“The road to hell is paved with good intentions.” — An aphorism thought to have originated with Saint Bernard of Clairvaux (c. 1150)
When senior representatives of the Trump administration Jared Kushner and Jason Greenblatt woke up in Israel on May 30, it was to a totally different political reality to that which they expected to encounter only a few days previously.
Instead of having to present what is being billed as the “deal of the century” for the innovative resolution of the seemingly intractable conflict between Jews and Arabs over control of the Holy Land to a newly installed government, supported by a firm majority of 65 Knesset members, they are faced with political pandemonium and new elections in little more than three months’ time.
It’s yet too early to determine how the sudden uncertainty into which the Israeli political system has been plunged will affect the timetable for the public launch of the U.S. Mideast peace proposal, currently scheduled to launch with an economic conference in Bahrain from June 25-26.
There is, however, every reason to believe that the political developments in Israel will impede, rather than expedite, its unveiling. After all, the whole point of selecting June for the Bahrain conference was the hope that a newly elected Israeli government would be in office with the legitimate authority to make the necessary decisions regarding the purportedly historic proposal.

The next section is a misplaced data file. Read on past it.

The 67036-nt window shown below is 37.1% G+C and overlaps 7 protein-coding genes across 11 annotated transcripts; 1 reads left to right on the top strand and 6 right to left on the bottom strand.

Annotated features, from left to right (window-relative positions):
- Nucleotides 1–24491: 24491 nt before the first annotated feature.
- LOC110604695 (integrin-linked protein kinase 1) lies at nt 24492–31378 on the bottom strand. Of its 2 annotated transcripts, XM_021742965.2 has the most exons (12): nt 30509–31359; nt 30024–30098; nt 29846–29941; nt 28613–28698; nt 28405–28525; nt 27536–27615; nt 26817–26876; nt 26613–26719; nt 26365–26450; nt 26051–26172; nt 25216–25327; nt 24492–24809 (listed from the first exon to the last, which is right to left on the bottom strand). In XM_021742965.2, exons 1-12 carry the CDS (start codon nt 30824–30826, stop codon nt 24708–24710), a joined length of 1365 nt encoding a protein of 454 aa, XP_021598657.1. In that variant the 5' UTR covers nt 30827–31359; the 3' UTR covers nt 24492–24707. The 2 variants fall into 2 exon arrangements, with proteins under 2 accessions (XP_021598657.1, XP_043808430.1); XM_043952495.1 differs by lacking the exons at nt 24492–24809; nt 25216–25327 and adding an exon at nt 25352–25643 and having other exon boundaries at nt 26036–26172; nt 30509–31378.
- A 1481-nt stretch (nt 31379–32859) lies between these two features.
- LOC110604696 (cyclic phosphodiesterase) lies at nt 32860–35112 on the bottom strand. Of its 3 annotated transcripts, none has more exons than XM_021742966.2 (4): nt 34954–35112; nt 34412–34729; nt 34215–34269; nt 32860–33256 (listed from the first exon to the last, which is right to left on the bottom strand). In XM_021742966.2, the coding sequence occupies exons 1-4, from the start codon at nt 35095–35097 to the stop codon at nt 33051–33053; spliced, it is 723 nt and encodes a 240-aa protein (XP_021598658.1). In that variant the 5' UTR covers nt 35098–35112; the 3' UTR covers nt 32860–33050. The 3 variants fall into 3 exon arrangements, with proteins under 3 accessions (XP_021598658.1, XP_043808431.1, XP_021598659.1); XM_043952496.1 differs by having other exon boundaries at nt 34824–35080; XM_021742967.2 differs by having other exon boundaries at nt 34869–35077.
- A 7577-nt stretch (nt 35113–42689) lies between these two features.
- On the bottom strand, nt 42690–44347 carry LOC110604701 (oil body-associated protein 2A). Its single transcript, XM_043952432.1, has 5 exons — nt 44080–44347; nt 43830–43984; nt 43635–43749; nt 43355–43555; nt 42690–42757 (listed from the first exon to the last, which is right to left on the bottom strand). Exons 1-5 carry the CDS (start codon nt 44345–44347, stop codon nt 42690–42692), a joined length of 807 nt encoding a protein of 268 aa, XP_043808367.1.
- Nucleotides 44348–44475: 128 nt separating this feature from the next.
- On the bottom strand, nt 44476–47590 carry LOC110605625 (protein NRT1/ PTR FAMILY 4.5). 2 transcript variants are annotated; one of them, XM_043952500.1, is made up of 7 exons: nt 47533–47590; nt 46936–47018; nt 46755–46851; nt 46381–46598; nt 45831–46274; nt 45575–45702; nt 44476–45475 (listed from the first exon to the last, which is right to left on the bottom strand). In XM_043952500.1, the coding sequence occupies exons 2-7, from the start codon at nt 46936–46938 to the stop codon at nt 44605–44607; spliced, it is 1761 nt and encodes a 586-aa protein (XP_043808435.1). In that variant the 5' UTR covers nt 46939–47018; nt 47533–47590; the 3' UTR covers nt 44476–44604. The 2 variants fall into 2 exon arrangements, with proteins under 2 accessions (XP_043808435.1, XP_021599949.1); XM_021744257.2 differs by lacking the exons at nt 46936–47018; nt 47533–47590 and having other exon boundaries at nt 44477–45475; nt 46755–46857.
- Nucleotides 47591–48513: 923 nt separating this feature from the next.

New elections instead of new government
However, the delay in moving forward may well be a fortuitous turn of events. For if the rumors that have recently appeared in the media are indeed correct, the chances of its success—or even the chance that there will be a realistic attempt to implement it—are slim indeed.
The major reason for this gloomy prognosis is, of course, the obdurate a priori rejection by the Palestinian Authority of any initiative from the Trump administration, irrespective of its substantive content.
Palestinian rejectionism aside, there are other valid reasons for skepticism.
At least in the manner in which it is portrayed in the media, there appear to be substantial structural flaws in “the deal,” which expose a fundamental misunderstanding not only of the essence of the conflict, but also the basic methodology required for its resolution.
According to statements from the Trump administration, it will focus on the formulation of an ambitious economic program for the development of the areas currently under the administration of the Palestinian Authority, but will avoid dealing with the political aspects of the conflict.
And therein lies its greatest defect!
Political economy 101
After all, any basic 101 course in Political Economy begins with an explanation of why all functioning economic systems require a functioning political system for its existence—i.e., a system of governance that can determine, regulate and protect the property rights of buyers and sellers in the market place. Indeed, without such determination, regulation and protection, market transactions would be meaningless; hence, there would be little, indeed, no point in concluding them.